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dc.contributor.authorSparks, W.
dc.contributor.authorHough, J.
dc.contributor.authorKolokolova, L.
dc.contributor.authorGermer, T.A.
dc.contributor.authorChen, F.
dc.contributor.authorDasSarma, S.
dc.contributor.authorDasSarma, P.
dc.contributor.authorRobb, F.T.
dc.contributor.authorManset, N.
dc.contributor.authorReid, I.
dc.contributor.authorMacchetto, F.D.
dc.contributor.authorMartin, W.
dc.date.accessioned2011-06-08T11:56:02Z
dc.date.available2011-06-08T11:56:02Z
dc.date.issued2009
dc.identifier.citationSparks , W , Hough , J , Kolokolova , L , Germer , T A , Chen , F , DasSarma , S , DasSarma , P , Robb , F T , Manset , N , Reid , I , Macchetto , F D & Martin , W 2009 , ' Circular polarization in scattered light as a possible biomarker ' , Journal of Quantitative Spectroscopy and Radiative Transfer , vol. 110 , no. 14-16 , pp. 1771-1779 . https://doi.org/10.1016/j.jqsrt.2009.02.028
dc.identifier.issn0022-4073
dc.identifier.otherPURE: 161314
dc.identifier.otherPURE UUID: 0396a217-87c0-4861-8e39-9dc4230864cf
dc.identifier.otherdspace: 2299/5925
dc.identifier.otherScopus: 67649363940
dc.identifier.urihttp://hdl.handle.net/2299/5925
dc.descriptionOriginal article can be found at : http://www.sciencedirect.com/ Copyright Elsevier
dc.description.abstractBiological molecules exhibit homochirality and are optically active. Therefore, it is possible that the scattering of light by biological molecules might result in a macroscopic signature in the form of circular polarization. If this is the case, then circular polarization spectroscopy, which may be utilized in remote sensing, can offer a powerful indicator of the presence of a universal biosignature, namely homochirality. Here, we describe laboratory experiments designed to investigate this idea. We focus on photosynthetic microorganisms, and also show results from macroscopic vegetation and control minerals. In the microorganisms, we find unambiguous circular polarization associated with electronic absorption bands of the photosynthetic apparatus. Macroscopic vegetation yields a stronger and more complex signature while the control minerals produce low-levels of circular polarization unrelated to their spectra. We propose a heuristic explanation of our results, which is that the polarization is produced by circular dichroism in the material after the light has undergone its last scattering event. The results are encouraging for the use of circular polarization spectroscopy in remote sensing of a generic biomarker from space or the ground.en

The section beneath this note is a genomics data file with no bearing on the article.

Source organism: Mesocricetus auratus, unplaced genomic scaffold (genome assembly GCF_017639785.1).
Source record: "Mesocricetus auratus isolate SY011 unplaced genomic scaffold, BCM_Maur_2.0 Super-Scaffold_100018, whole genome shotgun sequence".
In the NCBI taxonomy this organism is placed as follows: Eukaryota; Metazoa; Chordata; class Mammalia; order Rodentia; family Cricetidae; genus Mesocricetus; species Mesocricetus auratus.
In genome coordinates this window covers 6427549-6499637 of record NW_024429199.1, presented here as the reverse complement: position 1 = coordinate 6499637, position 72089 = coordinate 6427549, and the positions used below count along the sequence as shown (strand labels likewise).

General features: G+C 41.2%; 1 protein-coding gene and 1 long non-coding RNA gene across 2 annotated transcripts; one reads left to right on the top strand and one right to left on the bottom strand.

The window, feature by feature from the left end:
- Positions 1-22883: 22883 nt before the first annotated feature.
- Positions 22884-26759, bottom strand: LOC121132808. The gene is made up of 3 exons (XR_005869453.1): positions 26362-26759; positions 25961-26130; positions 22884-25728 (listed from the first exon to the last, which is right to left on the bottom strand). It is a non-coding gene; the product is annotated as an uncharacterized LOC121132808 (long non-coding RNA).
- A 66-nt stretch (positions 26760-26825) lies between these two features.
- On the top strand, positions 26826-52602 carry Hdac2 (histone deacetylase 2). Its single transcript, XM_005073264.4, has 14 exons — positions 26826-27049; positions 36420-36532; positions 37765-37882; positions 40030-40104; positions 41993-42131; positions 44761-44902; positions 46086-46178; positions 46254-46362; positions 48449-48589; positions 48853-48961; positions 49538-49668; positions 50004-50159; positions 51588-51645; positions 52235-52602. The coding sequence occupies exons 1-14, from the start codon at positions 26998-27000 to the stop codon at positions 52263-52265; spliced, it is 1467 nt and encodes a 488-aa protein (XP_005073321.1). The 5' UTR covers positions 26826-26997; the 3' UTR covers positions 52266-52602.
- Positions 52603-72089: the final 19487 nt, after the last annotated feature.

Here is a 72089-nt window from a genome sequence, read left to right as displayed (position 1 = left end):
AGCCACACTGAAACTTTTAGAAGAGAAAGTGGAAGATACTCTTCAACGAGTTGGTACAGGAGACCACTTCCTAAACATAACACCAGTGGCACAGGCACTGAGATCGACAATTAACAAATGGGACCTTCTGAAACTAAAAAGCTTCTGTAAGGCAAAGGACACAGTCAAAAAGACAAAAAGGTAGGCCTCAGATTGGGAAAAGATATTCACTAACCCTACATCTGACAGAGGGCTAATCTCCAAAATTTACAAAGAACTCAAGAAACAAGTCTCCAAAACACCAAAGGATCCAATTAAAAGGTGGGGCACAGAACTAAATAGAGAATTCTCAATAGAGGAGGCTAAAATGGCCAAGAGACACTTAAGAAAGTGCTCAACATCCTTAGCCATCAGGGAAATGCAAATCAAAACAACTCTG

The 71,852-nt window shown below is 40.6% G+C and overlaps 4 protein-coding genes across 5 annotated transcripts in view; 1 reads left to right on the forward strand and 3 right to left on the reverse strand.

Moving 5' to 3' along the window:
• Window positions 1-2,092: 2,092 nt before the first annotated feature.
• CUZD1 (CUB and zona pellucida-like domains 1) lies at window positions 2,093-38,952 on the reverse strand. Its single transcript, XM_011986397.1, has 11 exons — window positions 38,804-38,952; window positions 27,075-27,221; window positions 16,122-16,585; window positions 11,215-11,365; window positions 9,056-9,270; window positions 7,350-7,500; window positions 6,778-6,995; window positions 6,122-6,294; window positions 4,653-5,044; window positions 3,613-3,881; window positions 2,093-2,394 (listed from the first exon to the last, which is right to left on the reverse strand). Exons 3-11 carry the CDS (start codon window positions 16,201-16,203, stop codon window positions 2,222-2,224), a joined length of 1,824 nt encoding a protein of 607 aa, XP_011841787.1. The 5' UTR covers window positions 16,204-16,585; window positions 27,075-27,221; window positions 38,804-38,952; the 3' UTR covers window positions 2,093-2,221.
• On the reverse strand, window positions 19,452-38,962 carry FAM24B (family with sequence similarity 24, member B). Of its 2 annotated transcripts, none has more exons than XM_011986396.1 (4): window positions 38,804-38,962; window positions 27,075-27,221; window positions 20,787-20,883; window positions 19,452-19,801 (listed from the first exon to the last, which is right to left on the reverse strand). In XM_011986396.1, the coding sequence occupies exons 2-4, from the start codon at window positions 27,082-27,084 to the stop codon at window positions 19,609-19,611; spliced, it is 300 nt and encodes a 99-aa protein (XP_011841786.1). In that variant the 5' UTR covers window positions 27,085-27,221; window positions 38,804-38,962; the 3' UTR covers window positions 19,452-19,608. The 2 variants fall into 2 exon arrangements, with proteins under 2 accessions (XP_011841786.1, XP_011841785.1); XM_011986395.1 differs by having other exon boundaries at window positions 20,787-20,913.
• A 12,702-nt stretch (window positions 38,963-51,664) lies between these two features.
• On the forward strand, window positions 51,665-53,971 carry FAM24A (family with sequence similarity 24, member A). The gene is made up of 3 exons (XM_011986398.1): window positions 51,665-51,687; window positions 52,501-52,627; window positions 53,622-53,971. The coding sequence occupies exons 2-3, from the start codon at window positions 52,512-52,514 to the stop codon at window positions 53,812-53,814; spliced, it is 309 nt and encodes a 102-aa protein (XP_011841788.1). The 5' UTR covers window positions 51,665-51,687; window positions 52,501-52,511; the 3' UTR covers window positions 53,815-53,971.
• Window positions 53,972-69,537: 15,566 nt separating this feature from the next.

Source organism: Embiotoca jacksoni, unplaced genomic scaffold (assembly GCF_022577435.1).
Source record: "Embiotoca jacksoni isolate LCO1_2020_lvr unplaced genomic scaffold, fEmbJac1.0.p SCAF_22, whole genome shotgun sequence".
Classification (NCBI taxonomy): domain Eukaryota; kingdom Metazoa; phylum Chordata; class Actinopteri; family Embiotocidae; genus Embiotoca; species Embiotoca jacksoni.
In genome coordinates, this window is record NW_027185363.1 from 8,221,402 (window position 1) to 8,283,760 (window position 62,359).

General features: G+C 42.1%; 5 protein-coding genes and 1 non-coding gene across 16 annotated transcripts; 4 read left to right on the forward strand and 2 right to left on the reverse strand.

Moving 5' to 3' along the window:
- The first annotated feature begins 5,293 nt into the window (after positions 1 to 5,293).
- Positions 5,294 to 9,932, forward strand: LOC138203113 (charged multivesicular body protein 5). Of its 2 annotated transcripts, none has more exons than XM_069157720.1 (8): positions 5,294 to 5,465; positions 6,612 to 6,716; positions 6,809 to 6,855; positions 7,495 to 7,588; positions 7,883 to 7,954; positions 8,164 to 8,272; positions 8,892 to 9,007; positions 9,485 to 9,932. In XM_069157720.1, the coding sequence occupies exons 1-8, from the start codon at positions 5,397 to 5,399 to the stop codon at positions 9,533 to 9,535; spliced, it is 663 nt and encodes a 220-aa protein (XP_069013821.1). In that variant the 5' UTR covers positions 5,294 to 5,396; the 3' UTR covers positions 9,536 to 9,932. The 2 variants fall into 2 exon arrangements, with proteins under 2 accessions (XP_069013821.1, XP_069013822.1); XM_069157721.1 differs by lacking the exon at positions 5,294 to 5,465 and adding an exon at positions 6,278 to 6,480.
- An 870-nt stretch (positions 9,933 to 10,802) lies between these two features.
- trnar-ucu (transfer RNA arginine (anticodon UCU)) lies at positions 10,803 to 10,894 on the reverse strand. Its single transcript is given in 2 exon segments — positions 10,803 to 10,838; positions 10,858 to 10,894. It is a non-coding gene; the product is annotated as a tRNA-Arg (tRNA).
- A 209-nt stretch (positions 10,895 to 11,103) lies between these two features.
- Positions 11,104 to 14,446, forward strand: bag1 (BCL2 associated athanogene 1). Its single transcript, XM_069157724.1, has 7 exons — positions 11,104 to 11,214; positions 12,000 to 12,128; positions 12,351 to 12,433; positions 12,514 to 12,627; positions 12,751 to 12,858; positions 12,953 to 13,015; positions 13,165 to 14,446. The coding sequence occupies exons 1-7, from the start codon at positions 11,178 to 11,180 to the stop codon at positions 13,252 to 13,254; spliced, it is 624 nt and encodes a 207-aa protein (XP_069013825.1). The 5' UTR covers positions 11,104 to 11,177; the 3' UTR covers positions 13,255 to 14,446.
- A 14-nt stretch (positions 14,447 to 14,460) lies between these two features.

dc.language.isoeng
dc.relation.ispartofJournal of Quantitative Spectroscopy and Radiative Transfer
dc.rightsOpen
dc.subjectcircular polarization
dc.subjectbiomarker
dc.subjectastrobiology
dc.titleCircular polarization in scattered light as a possible biomarkeren
dc.contributor.institutionSchool of Physics, Astronomy and Mathematics
dc.description.statusPeer reviewed
dc.relation.schoolSchool of Physics, Astronomy and Mathematics
dcterms.dateAccepted2009
rioxxterms.versionofrecordhttps://doi.org/10.1016/j.jqsrt.2009.02.028
rioxxterms.typeJournal Article/Review
herts.preservation.rarelyaccessedtrue
herts.rights.accesstypeOpen


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